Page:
The hiring of a veterans service officer this summer will be the second initiative by Carroll County to assist its veterans, who number nearly 15,000.
The county already has implemented a shuttle program to help veterans get to medical appointments in Baltimore and Frederick. The program began operating three days a week, two to Baltimore and one to Frederick, but has since expanded to five days a week.
Mike Sater, assistant adjutant with the Maryland Disabled Veterans, predicts more veterans will begin using county programs when the veterans services officer is in place.
The hiring comes after the county allocated $30,000 in the fiscal year 2014 budget for the part-time position.
The employee will work out of a Veterans Affairs office to specifically handle claims from county veterans and will be trained by the Maryland Department of Veterans Affairs. The officer will have full access to the claims system in order to track claims as they are processed through the system, pushing claims through when necessary and preventing claims from becoming stuck.
Sater said that will provide relief to what is now a long and complicated process.
"At this particular moment, you could be looking at 18 months before the veteran hears anything," he said.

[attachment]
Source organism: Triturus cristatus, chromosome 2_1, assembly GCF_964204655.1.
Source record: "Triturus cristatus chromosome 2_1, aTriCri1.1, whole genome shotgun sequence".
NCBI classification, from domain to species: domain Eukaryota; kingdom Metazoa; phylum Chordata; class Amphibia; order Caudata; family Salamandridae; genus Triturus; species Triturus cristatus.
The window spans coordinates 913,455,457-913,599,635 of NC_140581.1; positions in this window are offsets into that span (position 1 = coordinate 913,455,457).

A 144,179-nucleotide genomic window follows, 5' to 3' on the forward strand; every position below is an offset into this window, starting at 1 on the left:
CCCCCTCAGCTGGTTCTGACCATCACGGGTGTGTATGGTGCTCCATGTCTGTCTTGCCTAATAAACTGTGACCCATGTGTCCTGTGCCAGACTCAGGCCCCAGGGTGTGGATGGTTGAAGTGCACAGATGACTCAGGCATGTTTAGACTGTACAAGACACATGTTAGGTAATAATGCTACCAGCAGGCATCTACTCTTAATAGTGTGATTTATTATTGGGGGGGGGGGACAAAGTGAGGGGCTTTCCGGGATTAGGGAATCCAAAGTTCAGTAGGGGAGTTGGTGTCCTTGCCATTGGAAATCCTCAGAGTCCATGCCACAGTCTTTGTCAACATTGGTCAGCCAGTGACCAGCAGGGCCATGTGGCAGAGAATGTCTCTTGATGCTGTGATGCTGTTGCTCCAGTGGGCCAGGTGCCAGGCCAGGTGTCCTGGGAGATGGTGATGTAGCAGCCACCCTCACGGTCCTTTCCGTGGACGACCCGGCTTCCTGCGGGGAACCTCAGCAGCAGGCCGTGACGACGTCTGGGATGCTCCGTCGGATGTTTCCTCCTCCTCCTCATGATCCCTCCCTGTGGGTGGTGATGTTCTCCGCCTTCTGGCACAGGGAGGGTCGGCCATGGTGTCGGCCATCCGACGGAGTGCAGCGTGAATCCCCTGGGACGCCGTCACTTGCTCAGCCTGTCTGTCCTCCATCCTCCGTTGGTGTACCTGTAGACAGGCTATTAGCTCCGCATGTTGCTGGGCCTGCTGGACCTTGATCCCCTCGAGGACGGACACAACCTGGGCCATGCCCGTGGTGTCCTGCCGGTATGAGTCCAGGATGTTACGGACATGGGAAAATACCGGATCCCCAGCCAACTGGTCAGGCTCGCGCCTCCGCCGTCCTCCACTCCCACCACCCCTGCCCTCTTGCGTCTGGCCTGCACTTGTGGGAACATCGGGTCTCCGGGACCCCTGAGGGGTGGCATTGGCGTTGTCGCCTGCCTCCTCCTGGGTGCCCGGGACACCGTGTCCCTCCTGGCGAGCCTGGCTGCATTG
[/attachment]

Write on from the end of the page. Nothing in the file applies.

Sater added that the current veterans affairs service officer visits Carroll one day a month, seeing at least 15 veterans each visit.
Board of County Commissioners President Doug Howard said he is proud of the shuttle program's progress and anticipates that it will be one of the more important things the board does.
"This is something a community should be doing," he said.
Louise Tinkler, executive director of the Carroll Area Transit System, said that as of the most recent manifest, there are 43 registered clients for the program.
She said the program has cost the county about $3,000 to $4,000 since its inception in December.
The shuttle runs by reservation only, making stops at the Town Mall in Gettysburg at 8 a.m. and the Carrolltowne Mall in Eldersburg at 8:30 a.m.
The shuttle program and veterans services position were both products of a veterans advisory council that began meeting in January. Members of the council include Howard, Sater and Frank Valenti, director of the county's department of social services.
Howard said his hope is that the council becomes a group that helps connect veterans with existing programs to support them.
"There are programs available. They're just hard to find," he said.
Copyright © 2014, The Baltimore Sun